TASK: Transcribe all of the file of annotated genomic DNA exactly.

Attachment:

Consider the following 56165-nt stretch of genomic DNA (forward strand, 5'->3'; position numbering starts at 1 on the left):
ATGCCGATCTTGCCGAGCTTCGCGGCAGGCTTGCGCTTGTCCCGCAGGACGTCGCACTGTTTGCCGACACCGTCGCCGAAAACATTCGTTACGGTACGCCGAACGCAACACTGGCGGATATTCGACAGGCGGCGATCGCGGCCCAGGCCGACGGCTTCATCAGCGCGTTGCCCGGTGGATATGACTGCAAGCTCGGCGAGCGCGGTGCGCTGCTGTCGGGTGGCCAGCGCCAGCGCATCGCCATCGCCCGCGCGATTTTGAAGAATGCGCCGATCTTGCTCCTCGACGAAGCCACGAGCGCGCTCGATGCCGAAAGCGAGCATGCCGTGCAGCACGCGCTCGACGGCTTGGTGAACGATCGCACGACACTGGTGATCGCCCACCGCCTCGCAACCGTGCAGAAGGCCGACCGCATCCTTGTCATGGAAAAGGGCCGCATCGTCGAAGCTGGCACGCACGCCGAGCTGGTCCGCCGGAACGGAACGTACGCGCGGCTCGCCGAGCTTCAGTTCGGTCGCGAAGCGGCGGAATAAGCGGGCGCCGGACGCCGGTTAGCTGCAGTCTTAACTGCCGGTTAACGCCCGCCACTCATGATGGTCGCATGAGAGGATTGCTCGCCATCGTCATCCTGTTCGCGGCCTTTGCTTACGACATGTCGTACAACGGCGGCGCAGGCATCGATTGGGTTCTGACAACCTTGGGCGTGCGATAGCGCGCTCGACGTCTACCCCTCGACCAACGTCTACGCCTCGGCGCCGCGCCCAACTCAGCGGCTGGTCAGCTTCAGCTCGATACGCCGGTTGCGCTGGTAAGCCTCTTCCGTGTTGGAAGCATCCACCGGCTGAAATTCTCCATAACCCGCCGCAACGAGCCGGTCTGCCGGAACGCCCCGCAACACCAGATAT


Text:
Consider the following 56165-nt stretch of genomic DNA (forward strand, 5'->3'; position numbering starts at 1 on the left):
ATGCCGATCTTGCCGAGCTTCGCGGCAGGCTTGCGCTTGTCCCGCAGGACGTCGCACTGTTTGCCGACACCGTCGCCGAAAACATTCGTTACGGTACGCCGAACGCAACACTGGCGGATATTCGACAGGCGGCGATCGCGGCCCAGGCCGACGGCTTCATCAGCGCGTTGCCCGGTGGATATGACTGCAAGCTCGGCGAGCGCGGTGCGCTGCTGTCGGGTGGCCAGCGCCAGCGCATCGCCATCGCCCGCGCGATTTTGAAGAATGCGCCGATCTTGCTCCTCGACGAAGCCACGAGCGCGCTCGATGCCGAAAGCGAGCATGCCGTGCAGCACGCGCTCGACGGCTTGGTGAACGATCGCACGACACTGGTGATCGCCCACCGCCTCGCAACCGTGCAGAAGGCCGACCGCATCCTTGTCATGGAAAAGGGCCGCATCGTCGAAGCTGGCACGCACGCCGAGCTGGTCCGCCGGAACGGAACGTACGCGCGGCTCGCCGAGCTTCAGTTCGGTCGCGAAGCGGCGGAATAAGCGGGCGCCGGACGCCGGTTAGCTGCAGTCTTAACTGCCGGTTAACGCCCGCCACTCATGATGGTCGCATGAGAGGATTGCTCGCCATCGTCATCCTGTTCGCGGCCTTTGCTTACGACATGTCGTACAACGGCGGCGCAGGCATCGATTGGGTTCTGACAACCTTGGGCGTGCGATAGCGCGCTCGACGTCTACCCCTCGACCAACGTCTACGCCTCGGCGCCGCGCCCAACTCAGCGGCTGGTCAGCTTCAGCTCGATACGCCGGTTGCGCTGGTAAGCCTCTTCCGTGTTGGAAGCATCCACCGGCTGAAATTCTCCATAACCCGCCGCAACGAGCCGGTCTGCCGGAACGCCCCGCAACACCAGATAT